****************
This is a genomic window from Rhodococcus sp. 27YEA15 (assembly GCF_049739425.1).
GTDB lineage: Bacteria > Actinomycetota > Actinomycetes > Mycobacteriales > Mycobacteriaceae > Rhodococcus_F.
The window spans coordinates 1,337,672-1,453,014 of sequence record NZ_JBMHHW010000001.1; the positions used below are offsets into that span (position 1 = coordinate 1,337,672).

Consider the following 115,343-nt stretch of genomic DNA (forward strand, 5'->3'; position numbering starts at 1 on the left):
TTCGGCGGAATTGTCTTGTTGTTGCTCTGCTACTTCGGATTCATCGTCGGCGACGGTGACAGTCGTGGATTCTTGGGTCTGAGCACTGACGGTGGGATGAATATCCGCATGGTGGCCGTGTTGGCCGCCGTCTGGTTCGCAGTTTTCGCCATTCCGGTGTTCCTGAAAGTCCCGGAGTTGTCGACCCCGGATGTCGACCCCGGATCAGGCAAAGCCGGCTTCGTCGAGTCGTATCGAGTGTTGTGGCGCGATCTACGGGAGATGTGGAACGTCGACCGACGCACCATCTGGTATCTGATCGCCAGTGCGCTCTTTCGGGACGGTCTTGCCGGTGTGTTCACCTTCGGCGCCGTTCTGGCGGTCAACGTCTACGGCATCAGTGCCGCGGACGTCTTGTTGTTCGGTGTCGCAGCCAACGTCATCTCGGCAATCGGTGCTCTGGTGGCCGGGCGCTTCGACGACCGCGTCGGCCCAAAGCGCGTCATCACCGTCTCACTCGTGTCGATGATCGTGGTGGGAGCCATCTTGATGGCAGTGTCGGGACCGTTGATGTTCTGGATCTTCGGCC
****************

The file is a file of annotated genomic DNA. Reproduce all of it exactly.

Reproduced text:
This is a genomic window from Rhodococcus sp. 27YEA15 (assembly GCF_049739425.1).
GTDB lineage: Bacteria > Actinomycetota > Actinomycetes > Mycobacteriales > Mycobacteriaceae > Rhodococcus_F.
The window spans coordinates 1,337,672-1,453,014 of sequence record NZ_JBMHHW010000001.1; the positions used below are offsets into that span (position 1 = coordinate 1,337,672).

Consider the following 115,343-nt stretch of genomic DNA (forward strand, 5'->3'; position numbering starts at 1 on the left):
TTCGGCGGAATTGTCTTGTTGTTGCTCTGCTACTTCGGATTCATCGTCGGCGACGGTGACAGTCGTGGATTCTTGGGTCTGAGCACTGACGGTGGGATGAATATCCGCATGGTGGCCGTGTTGGCCGCCGTCTGGTTCGCAGTTTTCGCCATTCCGGTGTTCCTGAAAGTCCCGGAGTTGTCGACCCCGGATGTCGACCCCGGATCAGGCAAAGCCGGCTTCGTCGAGTCGTATCGAGTGTTGTGGCGCGATCTACGGGAGATGTGGAACGTCGACCGACGCACCATCTGGTATCTGATCGCCAGTGCGCTCTTTCGGGACGGTCTTGCCGGTGTGTTCACCTTCGGCGCCGTTCTGGCGGTCAACGTCTACGGCATCAGTGCCGCGGACGTCTTGTTGTTCGGTGTCGCAGCCAACGTCATCTCGGCAATCGGTGCTCTGGTGGCCGGGCGCTTCGACGACCGCGTCGGCCCAAAGCGCGTCATCACCGTCTCACTCGTGTCGATGATCGTGGTGGGAGCCATCTTGATGGCAGTGTCGGGACCGTTGATGTTCTGGATCTTCGGCC